Farmer's Cheese

Homemade Dairy Products
Homemade Dairy Products. Ulrich Kerth/Getty Images
  • Total: 30 mins
  • Prep: 15 mins
  • Cook: 15 mins
  • Yield: 2 cups cheese (4 servings)

Farmer's cheese is an unaged (also known as fresh) mild white cheese with a crumbly texture. Farmer's cheese has limitless possibilities and can be used in countless ways. It's really easy to make at home and this simple recipe calls for just three ingredients. Since this is a fresh cheese, you can easily add more flavor. For example, you can mix your favorite fresh herbs in with the curds or sprinkle them on top of the finished farmer's cheese along with olive oil and red pepper flakes. Farmer's cheese can also be eaten with bread or crackers or crumbled on top of salads.

For similar variations of this style of homemade cheese, try recipes for Italian ricotta, Indian paneer, or French fromage blanc (literally "white cheese").


  • 1/2 gallon milk (whole pasteurized, not ultra-pasteurized)
  • 1/4 cup white vinegar
  • 1 teaspoon salt

Steps to Make It

  1. Gather the ingredients. 

  2. In a large, heavy-bottomed pot, bring the milk to a slow boil. Keep the heat at medium or medium-low, otherwise, you risk scorching the milk on the bottom of the pot.

  3. When small, foamy bubbles begin to form on the surface of the milk, but it is not yet at a rolling boil, turn off the heat. If using a thermometer, the temperature will read about 190 F.

  4. Add the vinegar and stir the milk. You will notice curds immediately beginning to form.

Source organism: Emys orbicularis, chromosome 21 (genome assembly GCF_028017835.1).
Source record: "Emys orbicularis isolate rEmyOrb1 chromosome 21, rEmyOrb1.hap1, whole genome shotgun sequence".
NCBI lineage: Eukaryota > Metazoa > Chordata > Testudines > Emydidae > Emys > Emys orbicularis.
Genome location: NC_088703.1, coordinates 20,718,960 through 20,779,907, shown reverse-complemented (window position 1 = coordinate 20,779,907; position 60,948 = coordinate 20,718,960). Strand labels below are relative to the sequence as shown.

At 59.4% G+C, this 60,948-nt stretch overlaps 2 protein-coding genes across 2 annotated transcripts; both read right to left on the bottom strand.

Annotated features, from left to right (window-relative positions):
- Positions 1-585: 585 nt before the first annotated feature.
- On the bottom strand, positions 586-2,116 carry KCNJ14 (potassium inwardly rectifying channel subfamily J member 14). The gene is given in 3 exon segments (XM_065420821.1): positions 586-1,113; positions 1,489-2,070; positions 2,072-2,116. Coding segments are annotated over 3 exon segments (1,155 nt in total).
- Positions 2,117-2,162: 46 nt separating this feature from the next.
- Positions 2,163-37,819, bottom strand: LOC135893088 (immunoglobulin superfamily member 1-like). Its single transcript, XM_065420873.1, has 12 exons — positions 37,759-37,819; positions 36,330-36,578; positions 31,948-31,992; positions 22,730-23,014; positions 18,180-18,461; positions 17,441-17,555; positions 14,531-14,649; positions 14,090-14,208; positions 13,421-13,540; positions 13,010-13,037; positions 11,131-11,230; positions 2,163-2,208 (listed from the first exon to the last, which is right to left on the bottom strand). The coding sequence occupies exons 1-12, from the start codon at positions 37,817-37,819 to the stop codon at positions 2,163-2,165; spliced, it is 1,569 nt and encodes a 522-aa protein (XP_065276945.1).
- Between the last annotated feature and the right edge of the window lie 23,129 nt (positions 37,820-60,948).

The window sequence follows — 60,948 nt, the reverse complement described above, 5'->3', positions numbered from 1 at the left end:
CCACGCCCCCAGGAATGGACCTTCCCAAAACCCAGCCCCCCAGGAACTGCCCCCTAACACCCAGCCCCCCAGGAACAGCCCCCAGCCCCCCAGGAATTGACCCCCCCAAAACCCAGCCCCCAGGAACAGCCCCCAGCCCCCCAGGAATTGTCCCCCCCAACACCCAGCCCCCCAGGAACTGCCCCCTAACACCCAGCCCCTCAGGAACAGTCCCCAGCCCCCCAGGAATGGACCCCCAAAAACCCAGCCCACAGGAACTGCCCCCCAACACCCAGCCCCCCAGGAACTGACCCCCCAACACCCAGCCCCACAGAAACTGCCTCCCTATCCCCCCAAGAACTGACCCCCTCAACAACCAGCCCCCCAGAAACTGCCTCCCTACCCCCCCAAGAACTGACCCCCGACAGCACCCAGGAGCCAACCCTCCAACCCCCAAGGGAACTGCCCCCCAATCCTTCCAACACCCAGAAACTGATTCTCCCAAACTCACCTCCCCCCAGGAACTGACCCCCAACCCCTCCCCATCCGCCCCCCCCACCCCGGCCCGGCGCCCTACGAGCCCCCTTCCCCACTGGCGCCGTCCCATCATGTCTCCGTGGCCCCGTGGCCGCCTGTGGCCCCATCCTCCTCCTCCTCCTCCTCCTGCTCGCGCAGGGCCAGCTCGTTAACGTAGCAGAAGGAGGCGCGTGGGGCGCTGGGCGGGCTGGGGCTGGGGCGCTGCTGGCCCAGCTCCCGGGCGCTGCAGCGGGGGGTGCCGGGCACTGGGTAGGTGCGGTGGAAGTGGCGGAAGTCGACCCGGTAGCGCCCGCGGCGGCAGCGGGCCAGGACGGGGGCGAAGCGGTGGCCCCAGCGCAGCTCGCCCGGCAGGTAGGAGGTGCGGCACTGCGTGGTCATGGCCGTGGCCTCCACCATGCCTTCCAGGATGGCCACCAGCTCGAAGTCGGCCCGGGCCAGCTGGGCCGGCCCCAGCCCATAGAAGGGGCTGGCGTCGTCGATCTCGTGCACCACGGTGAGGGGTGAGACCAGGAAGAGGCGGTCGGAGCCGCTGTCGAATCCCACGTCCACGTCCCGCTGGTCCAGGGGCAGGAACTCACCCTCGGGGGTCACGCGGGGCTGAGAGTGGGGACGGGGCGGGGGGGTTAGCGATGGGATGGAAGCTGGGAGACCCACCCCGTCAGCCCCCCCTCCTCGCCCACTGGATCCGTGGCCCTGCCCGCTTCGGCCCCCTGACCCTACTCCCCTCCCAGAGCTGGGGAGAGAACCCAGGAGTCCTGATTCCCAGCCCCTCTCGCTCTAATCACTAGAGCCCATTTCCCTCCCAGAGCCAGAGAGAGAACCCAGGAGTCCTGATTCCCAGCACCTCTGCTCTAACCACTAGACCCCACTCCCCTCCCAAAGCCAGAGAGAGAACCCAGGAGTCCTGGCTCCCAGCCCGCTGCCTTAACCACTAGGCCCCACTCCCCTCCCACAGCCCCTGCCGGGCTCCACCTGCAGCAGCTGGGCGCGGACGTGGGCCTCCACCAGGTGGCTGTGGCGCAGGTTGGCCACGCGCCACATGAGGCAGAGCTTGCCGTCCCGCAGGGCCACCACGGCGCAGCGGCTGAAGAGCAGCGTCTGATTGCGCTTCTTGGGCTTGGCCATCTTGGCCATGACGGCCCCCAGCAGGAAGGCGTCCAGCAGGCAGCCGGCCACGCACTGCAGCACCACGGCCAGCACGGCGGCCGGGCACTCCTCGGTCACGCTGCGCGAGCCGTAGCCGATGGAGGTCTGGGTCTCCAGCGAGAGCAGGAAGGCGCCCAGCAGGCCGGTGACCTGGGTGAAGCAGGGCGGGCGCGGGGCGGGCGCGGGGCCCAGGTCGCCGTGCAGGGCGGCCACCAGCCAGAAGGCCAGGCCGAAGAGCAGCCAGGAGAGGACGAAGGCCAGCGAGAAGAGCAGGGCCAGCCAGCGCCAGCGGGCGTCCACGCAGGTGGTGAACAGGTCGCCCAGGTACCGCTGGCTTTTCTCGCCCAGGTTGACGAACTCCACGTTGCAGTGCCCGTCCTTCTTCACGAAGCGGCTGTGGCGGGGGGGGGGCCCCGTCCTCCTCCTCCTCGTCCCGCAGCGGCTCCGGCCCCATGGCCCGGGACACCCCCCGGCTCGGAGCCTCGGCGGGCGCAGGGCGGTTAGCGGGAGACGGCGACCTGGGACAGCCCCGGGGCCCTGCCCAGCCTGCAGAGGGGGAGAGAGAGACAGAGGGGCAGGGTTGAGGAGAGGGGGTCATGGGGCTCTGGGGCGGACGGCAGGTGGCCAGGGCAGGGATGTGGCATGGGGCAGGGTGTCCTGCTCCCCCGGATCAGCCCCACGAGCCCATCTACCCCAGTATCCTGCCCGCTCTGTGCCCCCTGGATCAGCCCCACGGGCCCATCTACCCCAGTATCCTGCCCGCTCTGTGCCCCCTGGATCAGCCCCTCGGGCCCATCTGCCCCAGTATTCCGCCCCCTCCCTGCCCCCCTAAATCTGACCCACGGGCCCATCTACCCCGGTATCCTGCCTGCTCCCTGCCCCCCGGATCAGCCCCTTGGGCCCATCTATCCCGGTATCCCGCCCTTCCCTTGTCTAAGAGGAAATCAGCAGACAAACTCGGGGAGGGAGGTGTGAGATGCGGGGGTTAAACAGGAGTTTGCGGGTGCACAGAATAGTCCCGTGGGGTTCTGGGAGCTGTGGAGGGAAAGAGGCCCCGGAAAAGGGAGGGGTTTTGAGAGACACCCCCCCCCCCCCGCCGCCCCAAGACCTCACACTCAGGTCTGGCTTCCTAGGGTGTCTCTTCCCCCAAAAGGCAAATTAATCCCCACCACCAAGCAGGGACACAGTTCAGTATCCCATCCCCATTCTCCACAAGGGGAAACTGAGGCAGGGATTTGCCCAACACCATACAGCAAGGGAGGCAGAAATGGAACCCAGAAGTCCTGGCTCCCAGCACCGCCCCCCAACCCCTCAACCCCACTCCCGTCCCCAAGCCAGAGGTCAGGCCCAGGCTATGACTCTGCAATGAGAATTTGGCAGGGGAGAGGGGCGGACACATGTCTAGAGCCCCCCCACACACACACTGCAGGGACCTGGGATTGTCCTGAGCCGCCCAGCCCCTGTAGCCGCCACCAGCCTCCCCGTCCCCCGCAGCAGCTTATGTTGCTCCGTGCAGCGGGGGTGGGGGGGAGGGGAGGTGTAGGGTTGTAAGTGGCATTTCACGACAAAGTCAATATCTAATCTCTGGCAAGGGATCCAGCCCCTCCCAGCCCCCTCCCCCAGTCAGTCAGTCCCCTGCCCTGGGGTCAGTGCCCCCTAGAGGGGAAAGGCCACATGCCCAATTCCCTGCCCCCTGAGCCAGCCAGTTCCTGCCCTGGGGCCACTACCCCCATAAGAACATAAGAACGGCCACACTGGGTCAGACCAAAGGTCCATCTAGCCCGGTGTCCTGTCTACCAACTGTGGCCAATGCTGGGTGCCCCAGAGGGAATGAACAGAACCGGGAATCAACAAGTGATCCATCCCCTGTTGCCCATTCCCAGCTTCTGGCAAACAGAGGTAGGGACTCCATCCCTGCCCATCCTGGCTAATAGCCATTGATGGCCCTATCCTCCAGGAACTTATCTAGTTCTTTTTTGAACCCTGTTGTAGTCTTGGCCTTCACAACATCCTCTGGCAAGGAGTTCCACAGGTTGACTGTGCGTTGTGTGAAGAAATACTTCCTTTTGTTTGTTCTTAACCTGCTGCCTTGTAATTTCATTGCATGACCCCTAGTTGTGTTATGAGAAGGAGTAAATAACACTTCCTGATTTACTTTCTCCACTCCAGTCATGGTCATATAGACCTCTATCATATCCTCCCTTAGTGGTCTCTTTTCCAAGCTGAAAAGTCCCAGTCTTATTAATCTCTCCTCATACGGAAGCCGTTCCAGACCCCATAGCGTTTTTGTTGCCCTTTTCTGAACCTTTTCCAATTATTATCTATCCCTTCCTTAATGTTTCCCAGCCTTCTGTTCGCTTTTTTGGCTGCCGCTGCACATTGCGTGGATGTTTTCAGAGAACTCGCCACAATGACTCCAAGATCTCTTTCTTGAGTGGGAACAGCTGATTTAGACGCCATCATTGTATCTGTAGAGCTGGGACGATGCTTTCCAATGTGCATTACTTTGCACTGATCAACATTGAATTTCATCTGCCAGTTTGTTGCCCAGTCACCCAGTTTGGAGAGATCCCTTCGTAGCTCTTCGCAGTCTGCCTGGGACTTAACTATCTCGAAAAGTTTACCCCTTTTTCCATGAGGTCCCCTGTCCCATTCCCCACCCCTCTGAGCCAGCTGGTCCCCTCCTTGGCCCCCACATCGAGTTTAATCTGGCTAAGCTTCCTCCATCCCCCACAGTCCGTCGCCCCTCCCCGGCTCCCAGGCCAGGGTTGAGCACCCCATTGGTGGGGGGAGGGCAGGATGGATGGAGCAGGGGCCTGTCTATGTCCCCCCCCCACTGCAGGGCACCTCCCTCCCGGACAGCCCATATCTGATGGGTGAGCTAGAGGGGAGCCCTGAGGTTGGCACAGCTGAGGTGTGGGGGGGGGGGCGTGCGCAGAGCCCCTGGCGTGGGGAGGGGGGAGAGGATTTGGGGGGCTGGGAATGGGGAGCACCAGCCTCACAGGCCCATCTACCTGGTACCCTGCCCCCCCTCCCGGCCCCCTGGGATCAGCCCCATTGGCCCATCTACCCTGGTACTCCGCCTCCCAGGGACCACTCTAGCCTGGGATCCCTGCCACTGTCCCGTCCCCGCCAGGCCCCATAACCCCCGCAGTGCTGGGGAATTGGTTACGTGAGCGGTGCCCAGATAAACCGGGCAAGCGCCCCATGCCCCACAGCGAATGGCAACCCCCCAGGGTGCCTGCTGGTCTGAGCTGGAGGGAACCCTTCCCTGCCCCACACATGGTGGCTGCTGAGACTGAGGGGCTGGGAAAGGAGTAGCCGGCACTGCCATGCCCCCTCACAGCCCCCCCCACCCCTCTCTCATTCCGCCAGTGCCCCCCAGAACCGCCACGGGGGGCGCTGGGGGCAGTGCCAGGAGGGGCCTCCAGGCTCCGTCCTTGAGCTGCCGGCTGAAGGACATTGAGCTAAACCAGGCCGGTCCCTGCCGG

5. Let the milk sit for 15 minutes.

  6. After 15 minutes, add any flavorings, like finely-cut fresh herbs.

  7. Place a colander over a large bowl or pot. Drape either a dampened cheesecloth or thin dampened dish towel over the colander. Pour the curds into the cheesecloth. The whey (liquid) will drain and be collected in the bowl below and the solids curds will be caught in the cheesecloth.

  8. Lift the cheesecloth up and wrap it around the curds, twisting and squeezing to remove as much moisture as possible.

  9. After squeezing out the moisture, the curds for farmer's cheese will be dry and crumbly. If you want a creamier texture, mix a little of the reserved whey back into the curds.

  10. Add the salt and stir together.

  11. To shape the cheese, keep it wrapped in cheesecloth and form it into a mound on a plate. Set another plate on top and press the curds into a flat disc that is 1 to 2 inches tall. Cover and refrigerate for an hour or so before removing the cheesecloth.

  12. To make a round ball, tie the cheesecloth with a length of butcher's twine, attach it to a shelf in the refrigerator, and suspend it over a bowl. Gravity will help shape the cheese into a ball.

  13. Serve with crackers and enjoy!


  • Do not use ultra-pasteurized milk for cheesemaking; the curd will not set. Ultra-pasteurized milk is not always labeled as such, but you can tell by the extremely long expiration (usually 30 to 90 days from purchase). Regular pasteurized milk works fine, however, and raw milk, if it's available in your area, is best.
  • Don't toss the whey. Instead, use for bread-making, add it to soups, or use it as a protein boost in smoothies (and, of course, you can feed it to the chickens). Store it in a sealed container in the refrigerator for up to one week.
  • The farmer's cheese, itself, will keep up to a week in the refrigerator. Use it as a spread, as you would cream cheese or goat cheese. Eat it like cottage cheese—just add berries. Or, incorporate it into any recipe that calls for a soft, fresh cheese.